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Roughly 34% of today’s teenagers today are raised by single parents/guardians.

As a child of a single parent, I was able to watch and experience, some of the challenges single parents face. Not having the support of a spouse emotionally or financially was tough on my mom. And while at the time I was a normal ungrateful teenager, I look back with heroic admiration for her efforts to raise, cajole, educate, discipline, feed, clothe, protect, and provide for a child without the help of a spouse. And while I know that having a spouse does not always indicate having a supportive spouse, the challenges of single parents are unique. Here are 7 suggestions to help guide you on your on journey of single parenting.

Don’t Minimize Your Contribution

You are in your child’s best interest and are the single most important person in their life, despite their verbal and nonverbal communication indicating otherwise. It’s a teenager’s job to not let their parents know how much they need them and value their input. Trust that they want you, need you, see you and while they don’t understand everything you’re going through (and do not need to) they see you and appreciate your often lonely and thankless efforts.

Be More Involved in Them than Involving Them in Activities

Young people don’t want more things to do, they want more meaningful interaction with adults. For many single parents, having your kids involved in lots of activities is constructive babysitting. This is true for most parents. But for single parents, especially single moms of boys, it can be easy to make sure they’re involved with positive male role models to make up for what they’re lacking in a consistent father figure. This is a good–no a great–thing. Just don’t allow yourself to begin thinking that those coaches, mentors and other significant adults who make up the village your teenager needs, are more important to your child than you are. Your interaction with them, your involvement in their day to day lives are more important than any activity or program leader.

Be Confident as a Single Parent

“Fake it till you make it.” is generally good advice in parenting. Mirror neurons are especially active in children and teenagers, causing them to pick up on your emotional cues. If you send the message verbally and nonverbally “Everything’s OK and everything’s going to be OK” your child will “mirror” that feeling whether you’re really experiencing that feeling or not. As teenagers grow older their emotional perception is heightened and they’ll call you on it and say “Dad, are things really OK?” or “Mom, you don’t really believe that.  You’re just saying that.” Even then, you can smile, letting them know they aren’t totally off base, and validate their perception. This should not, however, be an opportunity for full transparency. The information that stresses you, worries you and troubles you actually cripples your child.  Your confidence imparts an immeasurable amount of security to your child.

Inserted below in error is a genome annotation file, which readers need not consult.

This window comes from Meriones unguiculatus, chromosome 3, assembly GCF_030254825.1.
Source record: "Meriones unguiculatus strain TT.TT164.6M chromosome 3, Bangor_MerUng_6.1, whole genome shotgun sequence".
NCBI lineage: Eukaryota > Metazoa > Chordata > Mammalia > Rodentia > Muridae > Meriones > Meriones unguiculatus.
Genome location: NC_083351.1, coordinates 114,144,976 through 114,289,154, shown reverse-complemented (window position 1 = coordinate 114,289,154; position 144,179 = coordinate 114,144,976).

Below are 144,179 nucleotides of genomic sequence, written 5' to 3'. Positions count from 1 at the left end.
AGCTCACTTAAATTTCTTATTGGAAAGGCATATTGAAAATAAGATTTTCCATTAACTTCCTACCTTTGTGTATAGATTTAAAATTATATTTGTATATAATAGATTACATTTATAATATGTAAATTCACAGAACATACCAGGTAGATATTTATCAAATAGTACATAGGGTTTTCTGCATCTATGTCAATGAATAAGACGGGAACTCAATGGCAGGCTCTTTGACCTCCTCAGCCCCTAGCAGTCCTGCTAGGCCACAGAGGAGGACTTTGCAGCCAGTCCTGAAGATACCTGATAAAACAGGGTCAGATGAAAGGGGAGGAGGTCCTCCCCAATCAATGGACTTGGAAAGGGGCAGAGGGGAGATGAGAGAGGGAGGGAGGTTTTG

Create and Maintain Rituals

Human beings need rituals. They give us feelings of order, security and safety. They are predictable. Never before have rituals been as important as they are in today’s unpredictable world. Weekly Church attendance,  a short prayer before bedtime, grace before meals, eating doughnuts on Friday morning, watching a certain show together in the evening, popping popcorn on Saturday night are all examples of simple rituals that give teens a sense of security and predictability. Doing them together forms a bond that can be rekindled years later when doing those activities or simply reminiscing about them.

Walk the Parent-Friend Tightrope

In my experience as a child of a single parent and today as a therapist, this is one of the toughest aspects of  single parenting. Unlike couples, the single parent, is always balancing their role as parent and friend-even when their child is young. This becomes more prominent during the teen years, as teens grow in their capacity for abstract thought and mature conversation. You will, often without realizing it, begin relying on them for support and companionship. At times your teen will act so maturely you might feel like they’re your best friend. Then, the next day (or minute) they return to being a normal teenager and you’re confused and have to return to the “parent” role.

What helps is to have open conversations with your teenager about your balancing act. It also helps to acknowledge that they too are balancing dual roles and child-friend. Ask them about if and how that is difficult for them. Ask them to let you know when its really a problem. Talking about it helps. Pretending that the dynamic is not there or shouldn’t be there is unhelpful for you and your teen. Parents who honestly walk the parent-friend tightrope and discuss it with their teens are respected even if not liked when they must switch roles. 


Young people need to understand the importance of managing money and the value of the possessions and experiences money affords them. At times it is appropriate for them to know when money is tight, which for many single parents, it often is. But, they don’t need to bear the burden financial difficulties. When they know too much about what’s going on financially, especially when things are tough, they will needlessly worry and stress because they don’t fully understand what they can do to help or change the situation.

Develop and Use an Adult Support Network

It always has and always will take a “village” to raise a child. This is even more true today as we don’t live in the geographical village. Seek out other parents that share your values, even if they are not parents of your teen’s friends. Find experienced parents who have raised teens and ask them how they handled similar situations. Find other single parents who understand and validate your experience. Knowing you’re not in it alone can be very helpful.